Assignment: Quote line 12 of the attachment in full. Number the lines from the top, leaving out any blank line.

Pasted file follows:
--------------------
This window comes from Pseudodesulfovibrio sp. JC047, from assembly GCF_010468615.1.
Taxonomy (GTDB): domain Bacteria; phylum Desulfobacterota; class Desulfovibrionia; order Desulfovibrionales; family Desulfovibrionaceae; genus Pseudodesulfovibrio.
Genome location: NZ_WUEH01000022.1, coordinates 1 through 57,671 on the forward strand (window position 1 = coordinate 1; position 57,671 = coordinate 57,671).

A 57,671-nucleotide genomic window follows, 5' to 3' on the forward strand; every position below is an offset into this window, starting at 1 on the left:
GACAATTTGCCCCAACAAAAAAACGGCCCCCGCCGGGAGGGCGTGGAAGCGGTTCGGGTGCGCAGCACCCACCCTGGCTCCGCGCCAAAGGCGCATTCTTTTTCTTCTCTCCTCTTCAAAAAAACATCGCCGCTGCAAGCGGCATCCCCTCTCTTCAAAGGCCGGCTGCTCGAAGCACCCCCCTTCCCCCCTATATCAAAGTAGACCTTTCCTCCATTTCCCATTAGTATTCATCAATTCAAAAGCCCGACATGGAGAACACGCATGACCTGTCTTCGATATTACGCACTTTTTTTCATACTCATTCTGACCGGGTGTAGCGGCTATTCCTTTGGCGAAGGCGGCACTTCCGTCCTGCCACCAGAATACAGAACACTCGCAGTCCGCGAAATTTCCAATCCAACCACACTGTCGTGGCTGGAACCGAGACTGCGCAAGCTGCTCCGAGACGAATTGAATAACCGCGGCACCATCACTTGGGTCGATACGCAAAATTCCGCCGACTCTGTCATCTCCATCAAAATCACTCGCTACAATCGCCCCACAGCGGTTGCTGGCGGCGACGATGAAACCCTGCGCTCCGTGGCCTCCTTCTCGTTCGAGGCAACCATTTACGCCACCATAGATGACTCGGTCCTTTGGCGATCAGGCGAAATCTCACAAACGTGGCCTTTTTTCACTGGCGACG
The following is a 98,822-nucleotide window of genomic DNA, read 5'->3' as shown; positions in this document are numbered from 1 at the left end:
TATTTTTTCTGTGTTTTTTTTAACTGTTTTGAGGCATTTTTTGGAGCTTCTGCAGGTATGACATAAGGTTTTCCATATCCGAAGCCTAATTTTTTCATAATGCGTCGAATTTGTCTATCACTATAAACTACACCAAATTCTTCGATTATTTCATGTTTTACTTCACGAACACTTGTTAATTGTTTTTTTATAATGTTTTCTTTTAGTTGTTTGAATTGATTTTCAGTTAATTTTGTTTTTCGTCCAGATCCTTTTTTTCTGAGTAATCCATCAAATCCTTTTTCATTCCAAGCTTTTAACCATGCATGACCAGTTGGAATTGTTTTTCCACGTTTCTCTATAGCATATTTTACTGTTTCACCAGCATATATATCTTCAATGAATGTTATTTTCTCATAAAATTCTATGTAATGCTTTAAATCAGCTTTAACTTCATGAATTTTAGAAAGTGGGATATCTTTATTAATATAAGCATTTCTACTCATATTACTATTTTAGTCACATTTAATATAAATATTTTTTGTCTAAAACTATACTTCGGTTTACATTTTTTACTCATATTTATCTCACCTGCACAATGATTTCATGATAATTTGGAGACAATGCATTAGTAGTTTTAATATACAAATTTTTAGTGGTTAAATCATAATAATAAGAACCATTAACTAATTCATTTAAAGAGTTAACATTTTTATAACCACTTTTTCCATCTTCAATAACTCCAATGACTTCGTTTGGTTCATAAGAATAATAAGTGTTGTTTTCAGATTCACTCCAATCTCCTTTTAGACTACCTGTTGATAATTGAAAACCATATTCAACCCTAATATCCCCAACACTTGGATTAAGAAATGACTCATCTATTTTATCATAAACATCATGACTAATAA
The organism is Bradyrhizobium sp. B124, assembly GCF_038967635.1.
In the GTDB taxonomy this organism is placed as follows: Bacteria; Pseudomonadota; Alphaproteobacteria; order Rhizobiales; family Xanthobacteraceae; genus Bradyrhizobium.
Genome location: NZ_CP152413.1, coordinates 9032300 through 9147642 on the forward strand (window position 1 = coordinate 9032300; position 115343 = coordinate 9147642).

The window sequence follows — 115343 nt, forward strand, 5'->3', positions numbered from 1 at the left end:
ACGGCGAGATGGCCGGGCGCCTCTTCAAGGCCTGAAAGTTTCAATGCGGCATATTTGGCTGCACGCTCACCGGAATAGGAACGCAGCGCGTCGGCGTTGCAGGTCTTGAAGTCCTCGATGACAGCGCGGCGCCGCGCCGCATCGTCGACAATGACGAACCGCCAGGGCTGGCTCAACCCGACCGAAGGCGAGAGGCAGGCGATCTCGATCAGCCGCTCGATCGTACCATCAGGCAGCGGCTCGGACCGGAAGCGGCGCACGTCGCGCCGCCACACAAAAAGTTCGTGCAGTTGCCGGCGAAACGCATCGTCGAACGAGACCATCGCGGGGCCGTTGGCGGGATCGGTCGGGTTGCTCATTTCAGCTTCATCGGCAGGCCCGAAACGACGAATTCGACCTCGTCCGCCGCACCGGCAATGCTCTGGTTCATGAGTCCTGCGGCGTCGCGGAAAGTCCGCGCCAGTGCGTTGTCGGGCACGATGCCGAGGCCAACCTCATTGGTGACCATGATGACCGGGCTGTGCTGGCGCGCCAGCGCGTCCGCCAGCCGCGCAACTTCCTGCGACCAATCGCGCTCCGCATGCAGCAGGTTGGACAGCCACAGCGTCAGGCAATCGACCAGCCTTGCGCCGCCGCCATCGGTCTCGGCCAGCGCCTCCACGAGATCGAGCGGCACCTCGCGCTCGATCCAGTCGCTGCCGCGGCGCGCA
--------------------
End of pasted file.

ACGGCGAGATGGCCGGGCGCCTCTTCAAGGCCTGAAAGTTTCAATGCGGCATATTTGGCTGCACGCTCACCGGAATAGGAACGCAGCGCGTCGGCGTTGCAGGTCTTGAAGTCCTCGATGACAGCGCGGCGCCGCGCCGCATCGTCGACAATGACGAACCGCCAGGGCTGGCTCAACCCGACCGAAGGCGAGAGGCAGGCGATCTCGATCAGCCGCTCGATCGTACCATCAGGCAGCGGCTCGGACCGGAAGCGGCGCACGTCGCGCCGCCACACAAAAAGTTCGTGCAGTTGCCGGCGAAACGCATCGTCGAACGAGACCATCGCGGGGCCGTTGGCGGGATCGGTCGGGTTGCTCATTTCAGCTTCATCGGCAGGCCCGAAACGACGAATTCGACCTCGTCCGCCGCACCGGCAATGCTCTGGTTCATGAGTCCTGCGGCGTCGCGGAAAGTCCGCGCCAGTGCGTTGTCGGGCACGATGCCGAGGCCAACCTCATTGGTGACCATGATGACCGGGCTGTGCTGGCGCGCCAGCGCGTCCGCCAGCCGCGCAACTTCCTGCGACCAATCGCGCTCCGCATGCAGCAGGTTGGACAGCCACAGCGTCAGGCAATCGACCAGCCTTGCGCCGCCGCCATCGGTCTCGGCCAGCGCCTCCACGAGATCGAGCGGCACCTCGCGCTCGATCCAGTCGCTGCCGCGGCGCGCA